Software Automation for "DevOps" Workers
Kaholo is a software-as-a-service company.
Its software automates tasks for software developers and information technology experts.
By automating tasks, Kaholo’s software cuts development time and cost by 90%. This puts this company in position to disrupt the $12 billion global “DevOps” industry.
(Please note: This particular startup is raising funds from accredited investors only. An accredited investor is someone with a net worth of at least $1 million, or annual income of at least $200,000, or $300,000 with their spouse.)
DevOps — named for its combination of software development (Dev) and IT operations (Ops) — involves helping companies create and deliver software-related services faster.
The DevOps space has experienced strong M&A activity in recent years:
• Rocket Software, an IT services company, was acquired in October 2018 by Bain Capital for $2 billion.
• That same month, Perfecto Mobile, a company creating software for automatic testing, was acquired by a larger competitor, Perforce, for $200 million.
• And in September 2019, CollabNet, a software company focused on DevOps customers, was acquired for $500 million by TPG Capital.
Kaholo is revenue-generating as of 2020. Its initial customers include Check Point Software, a publicly-traded company with a $15 billion market cap, and its pipeline includes 30 additional customers.
Kaholo is led by Lior Lal, an entrepreneur with three successful exits, including an acquisition by IBM for $225 million.
Digital transformation is a top priority for many information technology, or “IT,” departments. But their biggest challenge is converting manual IT processes into automatic ones.
DevOps helps with this conversion. DevOps involves adopting processes and tools that allow for faster software release. This is done primarily through automation.
The problem is that current DevOps tools use proprietary coding languages that require the creation of lengthy software code. This consumes days of work and lacks flexibility.
Furthermore, these tools lack security controls. When used by non-DevOps personnel, it often results in unplanned spending, security exposure, and compliance violations.
To make matters worse, tech professionals frequently change companies. This means they leave behind scripts and files containing thousands of lines of code. Developers that are left with the mess need weeks or months to decipher these scripts. Meanwhile, the company is left paying engineers to play catch-up.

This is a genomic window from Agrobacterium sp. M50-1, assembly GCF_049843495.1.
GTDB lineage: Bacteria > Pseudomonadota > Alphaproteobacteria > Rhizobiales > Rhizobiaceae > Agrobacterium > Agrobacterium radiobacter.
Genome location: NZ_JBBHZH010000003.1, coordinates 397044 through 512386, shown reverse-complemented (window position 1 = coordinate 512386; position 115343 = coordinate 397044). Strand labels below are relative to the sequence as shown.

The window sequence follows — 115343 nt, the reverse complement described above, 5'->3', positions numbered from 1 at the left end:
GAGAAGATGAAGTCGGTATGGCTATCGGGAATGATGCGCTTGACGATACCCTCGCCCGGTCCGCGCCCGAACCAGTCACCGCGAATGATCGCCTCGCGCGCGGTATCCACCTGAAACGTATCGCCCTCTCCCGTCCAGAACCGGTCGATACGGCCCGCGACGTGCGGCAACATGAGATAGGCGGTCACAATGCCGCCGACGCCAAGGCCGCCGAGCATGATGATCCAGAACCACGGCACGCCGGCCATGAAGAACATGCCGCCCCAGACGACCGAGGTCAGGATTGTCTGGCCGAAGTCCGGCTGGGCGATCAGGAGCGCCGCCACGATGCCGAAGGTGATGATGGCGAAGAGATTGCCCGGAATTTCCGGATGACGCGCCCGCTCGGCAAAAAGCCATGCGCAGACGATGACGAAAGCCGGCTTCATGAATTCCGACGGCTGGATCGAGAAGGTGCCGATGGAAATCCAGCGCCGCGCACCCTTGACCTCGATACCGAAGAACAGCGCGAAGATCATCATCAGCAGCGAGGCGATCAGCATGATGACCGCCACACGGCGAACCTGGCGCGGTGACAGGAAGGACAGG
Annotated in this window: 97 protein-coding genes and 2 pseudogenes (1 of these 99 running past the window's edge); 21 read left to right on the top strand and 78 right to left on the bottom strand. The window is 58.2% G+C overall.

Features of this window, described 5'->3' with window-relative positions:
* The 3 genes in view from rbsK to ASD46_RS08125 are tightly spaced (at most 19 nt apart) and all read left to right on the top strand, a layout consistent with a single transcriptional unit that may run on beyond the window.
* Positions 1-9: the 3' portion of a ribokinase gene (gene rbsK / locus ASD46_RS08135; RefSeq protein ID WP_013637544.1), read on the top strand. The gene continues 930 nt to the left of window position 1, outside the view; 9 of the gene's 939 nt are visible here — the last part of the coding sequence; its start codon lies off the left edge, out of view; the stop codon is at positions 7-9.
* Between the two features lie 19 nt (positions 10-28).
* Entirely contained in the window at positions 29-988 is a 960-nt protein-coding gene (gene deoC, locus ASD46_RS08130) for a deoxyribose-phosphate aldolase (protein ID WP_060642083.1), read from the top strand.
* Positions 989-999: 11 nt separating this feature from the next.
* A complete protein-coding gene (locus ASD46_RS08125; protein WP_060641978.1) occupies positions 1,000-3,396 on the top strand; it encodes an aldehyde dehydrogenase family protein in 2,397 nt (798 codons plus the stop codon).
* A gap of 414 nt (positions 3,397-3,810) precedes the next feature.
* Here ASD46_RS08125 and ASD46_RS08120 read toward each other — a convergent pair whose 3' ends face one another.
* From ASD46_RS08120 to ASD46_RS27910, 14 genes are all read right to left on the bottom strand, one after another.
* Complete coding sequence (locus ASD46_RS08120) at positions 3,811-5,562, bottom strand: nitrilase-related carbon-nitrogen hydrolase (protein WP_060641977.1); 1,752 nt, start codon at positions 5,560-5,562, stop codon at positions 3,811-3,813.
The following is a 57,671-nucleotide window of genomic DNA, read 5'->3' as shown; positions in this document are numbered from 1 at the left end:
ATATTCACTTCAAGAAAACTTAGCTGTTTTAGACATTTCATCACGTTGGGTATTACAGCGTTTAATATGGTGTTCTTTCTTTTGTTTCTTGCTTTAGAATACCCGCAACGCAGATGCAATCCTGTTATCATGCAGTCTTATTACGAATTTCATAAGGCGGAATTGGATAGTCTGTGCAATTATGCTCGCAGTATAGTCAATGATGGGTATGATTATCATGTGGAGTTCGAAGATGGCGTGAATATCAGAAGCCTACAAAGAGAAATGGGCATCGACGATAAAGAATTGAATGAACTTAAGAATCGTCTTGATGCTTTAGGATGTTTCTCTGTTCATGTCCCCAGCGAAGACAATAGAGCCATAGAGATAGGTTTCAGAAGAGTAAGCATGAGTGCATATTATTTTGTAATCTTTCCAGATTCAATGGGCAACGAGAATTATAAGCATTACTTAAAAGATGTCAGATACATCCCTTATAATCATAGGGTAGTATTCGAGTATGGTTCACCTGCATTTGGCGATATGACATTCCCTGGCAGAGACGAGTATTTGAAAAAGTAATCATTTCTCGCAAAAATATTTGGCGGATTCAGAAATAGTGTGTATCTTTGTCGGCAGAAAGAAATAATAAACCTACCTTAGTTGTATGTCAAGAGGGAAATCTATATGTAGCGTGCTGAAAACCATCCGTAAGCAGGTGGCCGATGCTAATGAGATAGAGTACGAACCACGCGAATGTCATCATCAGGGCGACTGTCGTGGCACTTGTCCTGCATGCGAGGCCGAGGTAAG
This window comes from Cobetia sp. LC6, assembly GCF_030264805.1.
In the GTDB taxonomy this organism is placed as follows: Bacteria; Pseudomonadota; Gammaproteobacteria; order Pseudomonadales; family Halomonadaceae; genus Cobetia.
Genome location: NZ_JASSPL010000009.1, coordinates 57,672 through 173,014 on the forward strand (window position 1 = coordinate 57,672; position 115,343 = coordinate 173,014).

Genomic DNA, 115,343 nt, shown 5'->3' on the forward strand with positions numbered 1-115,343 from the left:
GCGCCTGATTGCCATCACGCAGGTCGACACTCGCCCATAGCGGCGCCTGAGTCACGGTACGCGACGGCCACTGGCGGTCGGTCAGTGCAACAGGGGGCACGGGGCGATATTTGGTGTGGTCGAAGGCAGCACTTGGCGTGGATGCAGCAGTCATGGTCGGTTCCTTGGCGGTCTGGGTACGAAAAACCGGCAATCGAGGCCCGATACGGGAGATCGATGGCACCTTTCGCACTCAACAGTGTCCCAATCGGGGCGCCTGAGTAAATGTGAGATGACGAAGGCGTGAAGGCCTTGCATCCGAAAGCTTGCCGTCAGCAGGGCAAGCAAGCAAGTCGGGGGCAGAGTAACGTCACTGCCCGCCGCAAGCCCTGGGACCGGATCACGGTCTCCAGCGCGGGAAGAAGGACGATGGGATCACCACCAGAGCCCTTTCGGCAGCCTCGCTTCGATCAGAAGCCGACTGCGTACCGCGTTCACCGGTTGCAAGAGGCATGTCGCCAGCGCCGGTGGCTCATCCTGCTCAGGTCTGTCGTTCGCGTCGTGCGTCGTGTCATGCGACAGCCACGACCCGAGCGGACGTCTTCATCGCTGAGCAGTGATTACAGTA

Kaholo has created a new type of tool. Simply put, its software enables programmers and IT professionals to build automation processes using a simple drag-and-drop mechanism.
This software is based on a complex engine that takes a variety of information points — plug-in data, process flow, and flow configuration — and turns them into an executable code that runs within the Kaholo engine.
At the same time, the company’s software includes an algorithm that takes existing code and turns it into a visual map. This map enables anyone, even those with a rudimentary understanding of programming, to understand software code quickly and easily.
Kaholo charges fees based on either a customer’s number of users, or the number of times it uses the software. The company’s target annual customer value is $25,000 from a small business (up to 250 developers), $100,000 from a medium-sized business (up to 1,000 developers), and $250,000 from a large business (at least 1,000 developers).
Kaholo has completed OurCrowd’s Labs/02 incubator. In addition to OurCrowd, this funding round will include capital from Fosun RZ Capital, a venture capital firm investing in early-stage startups.
Lior began his career in 2004 as a co-founder of Guardian, a digital security company. He worked there until 2006, and three years later the company was acquired by IBM for $225 million.
In 2006, he founded Insightix, a network access control company that was later acquired by McAfee, a computer security company.
In 2015, he founded Personity, a company using Artificial Intelligence to analyze social media profiles. This company was acquired by Totango, a software company.
Just before joining Kaholo, Lior served as CEO of Coralogix, a digital management company. While with Coralogix, he helped grew company revenues by 10x.
He earned a Bachelor’s degree in Economics from Bar-Ilan University and studied at Boston University’s School of Management.
Ilan has more than 10 years of experience as a DevOps developer. It was his experience developing and tracking so many software projects that inspired him to start Kaholo.
He began his career as a configuration manager with Banter, a software company acquired by IBM. From there, he continued in the same role with IBM for another two years.
After that, he was a configuration manager with Cellcom, Israel’s third-largest telecommunications company. He then became Configuration Director for Time to Know, an educational technology company whose platform is used by more than 100 schools globally.
More recently, Ilan co-founded VeroView, a company helping e-commerce businesses optimize their technology. After that, he founded Production Map, a company which helped businesses map and monitor computer programs.
He earned a Bachelor’s degree in Computer Science.
Matan has been a software developer since the age of 12.
While in high school, he was picked to be part of the Israeli Defense Forces’ “Gamma Project,” and sent to an elite cyber security unit called “Matzov.” There, he specialized in IT architecture and DevOps projects.
He later transferred to “Matzpen,” the army’s technology department, where he oversaw technology-related projects ranging from big data to cybersecurity.
After serving in the IDF, Matan joined a software development company called Any-App, where he served as a full stack developer and development team leader. He worked here until starting Kaholo.